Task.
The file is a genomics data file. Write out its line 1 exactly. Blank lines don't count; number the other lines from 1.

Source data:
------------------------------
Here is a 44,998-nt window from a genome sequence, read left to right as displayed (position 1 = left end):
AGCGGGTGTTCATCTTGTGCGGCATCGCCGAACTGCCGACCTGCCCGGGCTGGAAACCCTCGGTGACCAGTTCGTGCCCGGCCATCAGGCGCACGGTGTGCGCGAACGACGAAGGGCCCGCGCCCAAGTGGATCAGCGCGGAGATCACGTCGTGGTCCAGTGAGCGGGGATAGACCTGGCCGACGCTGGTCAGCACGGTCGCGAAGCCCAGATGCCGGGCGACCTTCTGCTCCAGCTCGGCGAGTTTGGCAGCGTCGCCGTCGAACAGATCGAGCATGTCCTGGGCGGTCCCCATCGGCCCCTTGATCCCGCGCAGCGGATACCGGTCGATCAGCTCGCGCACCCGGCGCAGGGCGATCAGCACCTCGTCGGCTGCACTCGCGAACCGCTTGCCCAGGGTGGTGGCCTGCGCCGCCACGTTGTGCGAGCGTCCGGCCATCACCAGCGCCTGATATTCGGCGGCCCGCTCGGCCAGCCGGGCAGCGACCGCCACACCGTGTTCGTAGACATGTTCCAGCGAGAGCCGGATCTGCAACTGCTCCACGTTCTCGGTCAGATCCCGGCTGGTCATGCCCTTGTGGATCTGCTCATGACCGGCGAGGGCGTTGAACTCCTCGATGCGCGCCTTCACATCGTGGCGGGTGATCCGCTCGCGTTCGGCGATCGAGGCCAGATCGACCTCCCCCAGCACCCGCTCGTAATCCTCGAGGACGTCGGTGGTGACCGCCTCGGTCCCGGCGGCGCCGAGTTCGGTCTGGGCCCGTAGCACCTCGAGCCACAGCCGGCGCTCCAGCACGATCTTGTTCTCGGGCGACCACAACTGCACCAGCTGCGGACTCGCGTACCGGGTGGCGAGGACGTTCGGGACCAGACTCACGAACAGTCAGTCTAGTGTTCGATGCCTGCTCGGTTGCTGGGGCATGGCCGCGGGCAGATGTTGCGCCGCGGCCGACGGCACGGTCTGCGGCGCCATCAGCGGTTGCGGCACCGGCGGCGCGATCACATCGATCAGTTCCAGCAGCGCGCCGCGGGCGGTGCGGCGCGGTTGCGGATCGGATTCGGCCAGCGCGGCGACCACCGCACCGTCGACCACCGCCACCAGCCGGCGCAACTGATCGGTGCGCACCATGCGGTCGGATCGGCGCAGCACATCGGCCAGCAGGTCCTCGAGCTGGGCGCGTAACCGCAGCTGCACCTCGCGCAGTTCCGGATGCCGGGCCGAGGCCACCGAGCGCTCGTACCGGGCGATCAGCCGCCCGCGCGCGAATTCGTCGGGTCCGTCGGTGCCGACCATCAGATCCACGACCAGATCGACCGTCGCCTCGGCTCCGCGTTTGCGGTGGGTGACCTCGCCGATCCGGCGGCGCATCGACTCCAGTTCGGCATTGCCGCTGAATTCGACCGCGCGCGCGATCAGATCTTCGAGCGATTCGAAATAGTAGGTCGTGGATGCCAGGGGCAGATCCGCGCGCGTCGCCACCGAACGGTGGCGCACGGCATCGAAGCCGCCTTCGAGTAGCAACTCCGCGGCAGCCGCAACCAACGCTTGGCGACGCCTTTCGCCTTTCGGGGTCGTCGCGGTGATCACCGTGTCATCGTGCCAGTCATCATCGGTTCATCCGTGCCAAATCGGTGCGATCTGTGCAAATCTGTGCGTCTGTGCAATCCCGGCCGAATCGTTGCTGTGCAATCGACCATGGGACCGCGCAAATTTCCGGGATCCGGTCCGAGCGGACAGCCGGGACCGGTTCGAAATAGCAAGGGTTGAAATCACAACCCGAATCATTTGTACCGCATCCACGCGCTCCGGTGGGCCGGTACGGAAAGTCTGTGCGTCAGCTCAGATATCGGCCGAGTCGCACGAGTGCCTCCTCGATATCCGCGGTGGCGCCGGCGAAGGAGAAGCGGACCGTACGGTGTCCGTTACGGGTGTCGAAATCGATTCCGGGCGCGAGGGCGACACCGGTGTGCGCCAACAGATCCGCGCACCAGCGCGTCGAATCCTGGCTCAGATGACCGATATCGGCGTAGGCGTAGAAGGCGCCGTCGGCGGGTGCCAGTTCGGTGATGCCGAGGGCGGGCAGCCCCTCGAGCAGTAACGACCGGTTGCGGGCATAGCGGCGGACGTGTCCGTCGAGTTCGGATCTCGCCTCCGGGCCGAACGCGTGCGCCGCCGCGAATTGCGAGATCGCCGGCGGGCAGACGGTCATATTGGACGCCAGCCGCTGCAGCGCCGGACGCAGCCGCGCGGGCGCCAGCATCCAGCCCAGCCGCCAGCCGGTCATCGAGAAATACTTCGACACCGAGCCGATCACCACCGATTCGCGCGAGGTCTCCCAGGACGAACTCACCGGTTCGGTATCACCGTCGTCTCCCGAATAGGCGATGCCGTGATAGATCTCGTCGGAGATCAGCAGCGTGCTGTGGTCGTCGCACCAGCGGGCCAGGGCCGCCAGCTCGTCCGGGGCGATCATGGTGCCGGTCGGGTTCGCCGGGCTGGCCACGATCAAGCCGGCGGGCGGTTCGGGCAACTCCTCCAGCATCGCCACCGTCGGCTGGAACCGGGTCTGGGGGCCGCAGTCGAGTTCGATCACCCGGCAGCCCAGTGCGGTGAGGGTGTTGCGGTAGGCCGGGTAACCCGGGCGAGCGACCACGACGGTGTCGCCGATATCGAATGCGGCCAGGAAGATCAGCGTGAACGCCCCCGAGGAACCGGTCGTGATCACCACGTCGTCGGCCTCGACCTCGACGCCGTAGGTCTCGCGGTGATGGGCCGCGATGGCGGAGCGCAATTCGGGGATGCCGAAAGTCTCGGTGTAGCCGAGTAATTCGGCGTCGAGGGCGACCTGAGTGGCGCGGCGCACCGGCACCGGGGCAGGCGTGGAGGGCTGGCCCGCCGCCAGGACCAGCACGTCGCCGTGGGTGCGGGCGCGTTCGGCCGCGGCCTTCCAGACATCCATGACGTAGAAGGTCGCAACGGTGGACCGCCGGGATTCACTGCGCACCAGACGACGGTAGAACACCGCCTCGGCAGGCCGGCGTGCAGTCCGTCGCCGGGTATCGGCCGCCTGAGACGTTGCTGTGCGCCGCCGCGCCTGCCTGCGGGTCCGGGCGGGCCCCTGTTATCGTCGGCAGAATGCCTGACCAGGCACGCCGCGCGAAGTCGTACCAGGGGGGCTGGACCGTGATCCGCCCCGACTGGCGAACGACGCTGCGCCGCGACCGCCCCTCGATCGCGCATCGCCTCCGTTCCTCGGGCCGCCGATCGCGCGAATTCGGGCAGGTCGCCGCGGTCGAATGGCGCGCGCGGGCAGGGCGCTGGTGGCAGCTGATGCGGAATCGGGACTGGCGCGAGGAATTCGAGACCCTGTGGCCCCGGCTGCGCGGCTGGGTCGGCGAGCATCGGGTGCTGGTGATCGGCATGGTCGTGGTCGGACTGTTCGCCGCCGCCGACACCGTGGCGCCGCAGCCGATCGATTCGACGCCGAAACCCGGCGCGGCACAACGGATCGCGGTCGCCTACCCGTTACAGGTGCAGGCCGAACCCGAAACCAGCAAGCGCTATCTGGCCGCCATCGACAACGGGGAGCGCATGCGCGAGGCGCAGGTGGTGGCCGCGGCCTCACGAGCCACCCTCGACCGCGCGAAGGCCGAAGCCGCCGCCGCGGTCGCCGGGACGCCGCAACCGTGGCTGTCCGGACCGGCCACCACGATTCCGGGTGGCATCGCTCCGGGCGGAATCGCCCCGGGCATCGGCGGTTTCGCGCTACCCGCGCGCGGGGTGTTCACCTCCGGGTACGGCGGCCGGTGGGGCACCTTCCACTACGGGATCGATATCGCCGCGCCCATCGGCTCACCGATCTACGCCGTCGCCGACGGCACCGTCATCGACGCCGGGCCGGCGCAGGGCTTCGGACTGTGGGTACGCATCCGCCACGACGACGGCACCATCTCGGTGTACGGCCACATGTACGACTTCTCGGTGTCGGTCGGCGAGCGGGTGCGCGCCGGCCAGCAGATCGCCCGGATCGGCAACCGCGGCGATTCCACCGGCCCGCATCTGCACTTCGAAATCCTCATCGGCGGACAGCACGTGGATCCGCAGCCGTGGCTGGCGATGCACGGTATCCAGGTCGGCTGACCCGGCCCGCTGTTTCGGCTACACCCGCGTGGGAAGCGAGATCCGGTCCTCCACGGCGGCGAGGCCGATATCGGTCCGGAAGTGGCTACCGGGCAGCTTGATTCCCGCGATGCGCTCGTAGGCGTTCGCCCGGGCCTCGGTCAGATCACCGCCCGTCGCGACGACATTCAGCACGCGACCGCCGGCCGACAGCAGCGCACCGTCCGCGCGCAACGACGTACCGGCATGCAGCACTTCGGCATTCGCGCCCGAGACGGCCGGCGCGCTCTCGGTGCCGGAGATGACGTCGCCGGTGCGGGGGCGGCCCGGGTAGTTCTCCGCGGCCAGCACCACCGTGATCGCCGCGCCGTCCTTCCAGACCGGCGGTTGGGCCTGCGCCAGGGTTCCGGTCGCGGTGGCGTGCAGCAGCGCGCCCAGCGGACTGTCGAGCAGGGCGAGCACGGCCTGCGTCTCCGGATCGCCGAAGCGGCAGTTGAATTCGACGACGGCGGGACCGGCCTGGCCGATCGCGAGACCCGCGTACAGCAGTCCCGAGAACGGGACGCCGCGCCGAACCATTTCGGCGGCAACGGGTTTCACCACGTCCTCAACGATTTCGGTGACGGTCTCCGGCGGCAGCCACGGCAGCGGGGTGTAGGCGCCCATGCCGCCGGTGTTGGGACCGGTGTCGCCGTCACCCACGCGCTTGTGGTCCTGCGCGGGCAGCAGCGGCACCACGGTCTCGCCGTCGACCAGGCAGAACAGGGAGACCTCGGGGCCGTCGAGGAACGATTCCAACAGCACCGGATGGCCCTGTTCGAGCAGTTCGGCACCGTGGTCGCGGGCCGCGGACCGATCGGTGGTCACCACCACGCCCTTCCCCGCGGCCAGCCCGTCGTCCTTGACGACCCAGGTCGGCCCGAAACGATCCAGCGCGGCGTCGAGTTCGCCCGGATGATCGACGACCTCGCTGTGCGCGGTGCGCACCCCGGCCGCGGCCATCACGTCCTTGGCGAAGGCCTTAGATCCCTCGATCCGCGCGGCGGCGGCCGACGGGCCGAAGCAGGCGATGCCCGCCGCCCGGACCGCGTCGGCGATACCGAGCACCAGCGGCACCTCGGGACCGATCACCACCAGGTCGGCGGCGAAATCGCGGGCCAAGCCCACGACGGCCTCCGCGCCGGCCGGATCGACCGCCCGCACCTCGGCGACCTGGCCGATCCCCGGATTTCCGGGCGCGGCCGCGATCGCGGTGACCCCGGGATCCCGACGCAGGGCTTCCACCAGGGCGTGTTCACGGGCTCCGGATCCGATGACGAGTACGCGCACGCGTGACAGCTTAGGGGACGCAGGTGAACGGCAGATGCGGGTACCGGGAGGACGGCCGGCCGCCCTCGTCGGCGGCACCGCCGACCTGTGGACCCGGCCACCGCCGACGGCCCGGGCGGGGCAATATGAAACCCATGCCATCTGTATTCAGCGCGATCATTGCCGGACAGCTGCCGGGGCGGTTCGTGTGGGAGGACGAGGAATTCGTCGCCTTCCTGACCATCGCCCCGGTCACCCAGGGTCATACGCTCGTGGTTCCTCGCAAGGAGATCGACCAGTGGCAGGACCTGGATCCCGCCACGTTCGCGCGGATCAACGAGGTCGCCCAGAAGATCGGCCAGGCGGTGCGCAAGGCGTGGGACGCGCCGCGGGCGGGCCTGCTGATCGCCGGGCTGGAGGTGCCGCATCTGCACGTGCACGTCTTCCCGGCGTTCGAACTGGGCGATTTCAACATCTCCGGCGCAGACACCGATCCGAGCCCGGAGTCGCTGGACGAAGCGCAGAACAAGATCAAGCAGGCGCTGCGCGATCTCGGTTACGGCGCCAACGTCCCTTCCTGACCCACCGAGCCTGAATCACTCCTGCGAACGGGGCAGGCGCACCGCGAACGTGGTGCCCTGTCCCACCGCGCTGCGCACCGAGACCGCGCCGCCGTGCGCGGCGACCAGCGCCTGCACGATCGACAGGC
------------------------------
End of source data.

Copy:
Here is a 44,998-nt window from a genome sequence, read left to right as displayed (position 1 = left end):